Sunday, October 21, 2007

Nine is a limiting number.

Once upon a time, I lived in Philadelphia. I had two lives there. I started with the life I had in college. During the first two years I did more things in Philadelphia than most of my peers did, by which I mean that I walked around Center City a lot and every once in a while went to the Italian Market. During the third year I didn't live in Philadelphia because I was studying abroad, and during the fourth year I hung out at the White Dog pretty much every Friday night, figured out that I could run past Kelly Drive up to the Wissahickon, and went shopping at Reading Terminal. In that fourth year I started getting Philadelphia, in my small way.

The second life I had was the grad school life, which maybe sounds like it was another chapter in the same life but really it wasn't. In my second Philadelphia life I moved downtown, started making friends who weren't students, and bought bread every day at Metropolitan. I had less to do on a daily basis and more to do on a weekly and monthly basis than I had in life number one. I went to bars more and saw more bands. I watched more (than zero) TV, I discovered Northern Liberties, and I started eating meat. I spent more time trying to figure out what I wanted to do with my life.

I didn't actually finish graduate school while I was living in Philadelphia. I finished it in the year following, after I had moved out to Seattle. And so that first year or two in Seattle kind of feel like their own kind of life -- still a grad student but less entrenched in weird procrastinatory grad student culture and more on my own to just get stuff done. Equal amounts of trying to figure out what I wanted to do with my life. But during that first year especially, I didn't think of Seattle as like a permanent thing. It was a for-now place until graduation took me wherever my life was going to take me.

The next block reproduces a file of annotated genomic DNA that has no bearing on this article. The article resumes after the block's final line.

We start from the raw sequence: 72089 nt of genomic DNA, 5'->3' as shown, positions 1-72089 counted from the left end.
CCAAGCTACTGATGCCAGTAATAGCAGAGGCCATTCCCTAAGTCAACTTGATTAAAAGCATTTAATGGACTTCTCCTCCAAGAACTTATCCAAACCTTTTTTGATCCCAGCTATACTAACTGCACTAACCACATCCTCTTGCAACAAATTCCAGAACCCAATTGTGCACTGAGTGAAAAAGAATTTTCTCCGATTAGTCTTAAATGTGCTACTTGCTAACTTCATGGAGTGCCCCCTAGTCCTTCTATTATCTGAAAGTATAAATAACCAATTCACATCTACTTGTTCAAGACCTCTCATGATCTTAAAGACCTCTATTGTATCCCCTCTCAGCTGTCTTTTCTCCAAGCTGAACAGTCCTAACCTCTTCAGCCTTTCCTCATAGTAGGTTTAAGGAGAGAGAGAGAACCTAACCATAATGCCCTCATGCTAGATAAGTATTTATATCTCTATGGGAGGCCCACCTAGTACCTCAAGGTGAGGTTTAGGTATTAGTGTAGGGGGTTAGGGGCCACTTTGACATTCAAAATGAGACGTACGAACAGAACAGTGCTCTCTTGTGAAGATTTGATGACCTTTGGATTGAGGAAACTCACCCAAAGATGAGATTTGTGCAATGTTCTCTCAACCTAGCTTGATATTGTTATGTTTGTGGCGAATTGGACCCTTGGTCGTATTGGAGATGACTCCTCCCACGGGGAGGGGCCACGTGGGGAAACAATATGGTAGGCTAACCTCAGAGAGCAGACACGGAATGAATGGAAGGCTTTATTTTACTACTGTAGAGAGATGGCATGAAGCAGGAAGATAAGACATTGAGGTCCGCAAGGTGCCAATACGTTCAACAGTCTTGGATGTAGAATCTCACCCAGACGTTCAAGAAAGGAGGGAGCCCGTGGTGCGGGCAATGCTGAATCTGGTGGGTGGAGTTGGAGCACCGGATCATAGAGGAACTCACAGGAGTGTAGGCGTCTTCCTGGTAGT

And then in the end it took me exactly where I was, and I'm still in Seattle a couple of lives later. There was the post-grad-student life living in Capitol Hill, hanging out in a neighborhood -- and in fact an apartment building -- that contained a strange combination of work and life, since the people we lived among and spent weekends hanging out with were also the people we carpooled to work with. And there is the life after that, where we've moved to Phinney Ridge, going from very much the kind of place where people in their 20s live to an established neighborhood with people in their 30s, young couples and families who all shop at PCC.

It's kind of weird how it's easy to see all these distinct life phases after the fact, because when you're going through them it all feels like one smooth continuous progression. But maybe the choices we make are more discrete and defining than we realize at the time and it's only visible later, when one day you realize that you're in a different place than you were before.


Post a Comment

<< Home